Harvesting Combine with Grain Cart beside it. Design Pics/ThinkstockPhotos

Farm Futures survey finds more corn, fewer soybeans

Changes may not be big enough to rattle markets Jan. 12.

Growers harvested more corn and fewer soybeans in 2017 than previous estimates from USDA, according to Farm Futures final production survey. But changes are fairly modest, and likely not enough to move markets on their own when the government publishes its final figures Jan. 12.

Farmers said they harvested 14.663 billion bushels of corn planted in 2017, down 485 million from 2016 but 85 million more than USDA reported in November. The Farm Futures survey found farmers harvested around 100,000 more acres than the government acknowledged, with yields edging around three-quarters of a bushel higher to a record 176.2 bushels per acre nationwide.

Growers also said they harvested 428,000 more soybean acres than USDA last reported, taking the total to a record 89.9 million. But yields dropped a half bushel per acre from the government’s November estimate, falling to 49 bushels per acre, putting 2017 production at 4.404 billion bushels. That would also be a record, but is 21 million bushels below USDA’s last report.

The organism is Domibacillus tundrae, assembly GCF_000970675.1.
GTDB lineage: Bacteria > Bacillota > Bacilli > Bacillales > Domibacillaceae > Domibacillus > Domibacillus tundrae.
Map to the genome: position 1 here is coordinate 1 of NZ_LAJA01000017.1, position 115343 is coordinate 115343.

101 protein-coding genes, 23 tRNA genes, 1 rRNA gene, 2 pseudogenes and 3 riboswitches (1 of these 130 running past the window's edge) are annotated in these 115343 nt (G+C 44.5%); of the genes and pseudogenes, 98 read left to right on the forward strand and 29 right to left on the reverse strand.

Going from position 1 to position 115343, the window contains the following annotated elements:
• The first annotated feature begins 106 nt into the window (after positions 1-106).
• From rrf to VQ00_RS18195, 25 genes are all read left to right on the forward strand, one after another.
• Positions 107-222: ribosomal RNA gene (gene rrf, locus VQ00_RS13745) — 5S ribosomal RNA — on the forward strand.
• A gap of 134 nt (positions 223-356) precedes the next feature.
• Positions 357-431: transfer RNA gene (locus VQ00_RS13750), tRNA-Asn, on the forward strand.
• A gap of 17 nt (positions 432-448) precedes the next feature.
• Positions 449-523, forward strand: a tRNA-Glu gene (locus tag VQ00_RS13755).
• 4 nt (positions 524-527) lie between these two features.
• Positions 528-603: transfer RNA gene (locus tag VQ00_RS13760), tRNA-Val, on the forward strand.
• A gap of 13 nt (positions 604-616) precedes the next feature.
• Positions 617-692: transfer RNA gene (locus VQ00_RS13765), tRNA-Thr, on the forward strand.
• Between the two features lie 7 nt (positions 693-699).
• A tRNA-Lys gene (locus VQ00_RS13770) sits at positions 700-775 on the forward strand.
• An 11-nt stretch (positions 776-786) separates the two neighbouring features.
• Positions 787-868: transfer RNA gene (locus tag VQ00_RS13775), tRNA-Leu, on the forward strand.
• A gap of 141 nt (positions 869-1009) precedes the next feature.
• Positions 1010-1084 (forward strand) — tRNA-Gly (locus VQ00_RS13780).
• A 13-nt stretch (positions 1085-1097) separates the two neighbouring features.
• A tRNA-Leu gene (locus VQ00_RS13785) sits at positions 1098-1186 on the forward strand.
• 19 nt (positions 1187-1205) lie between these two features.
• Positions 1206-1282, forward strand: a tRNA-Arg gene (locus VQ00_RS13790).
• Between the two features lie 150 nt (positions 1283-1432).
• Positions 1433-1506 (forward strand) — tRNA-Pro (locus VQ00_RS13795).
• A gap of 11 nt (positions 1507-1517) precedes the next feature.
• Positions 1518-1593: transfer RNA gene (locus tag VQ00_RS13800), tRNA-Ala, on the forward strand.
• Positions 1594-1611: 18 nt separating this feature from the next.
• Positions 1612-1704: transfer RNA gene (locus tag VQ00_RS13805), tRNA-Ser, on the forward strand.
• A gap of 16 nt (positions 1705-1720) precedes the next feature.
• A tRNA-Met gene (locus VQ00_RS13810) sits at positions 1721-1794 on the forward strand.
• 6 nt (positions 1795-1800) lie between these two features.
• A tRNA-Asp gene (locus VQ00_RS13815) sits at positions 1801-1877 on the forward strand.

“These changes are fairly modest, representing changes of just a half of 1% compared to USDA’s November production estimates,” says Bryce Knorr, senior grain market analyst. “USDA’s track record shows potential for changes to be larger based on normal statistical error, so there’s always potential for a surprise.”

Farm Futures January production estimates for corn and soybeans on average show less than a 1% difference from USDA’s final figures.

The other big reports out Jan. 12 also hold potential to rattle markets. The agency’s Dec. 1 quarterly grain stocks data allows analysts to calculate hard to estimate items like feed usage of wheat and corn. And winter wheat seedings will show how growers responded to challenges from weather and low prices.

Farmers surveyed by Farm Futures said they planted just 31.2 million acres of winter wheat in the fall, down 4.5% from the previous year. That would be the lowest total since 1909.

“Wet conditions and slow harvest of fall crops delayed some seedings, and those fields may never have been planted given poor profit margins from wheat,” says Knorr.

Farm Futures surveyed 924 growers from Dec. 4 to Jan. 4. Growers were invited by email to complete a survey form online.

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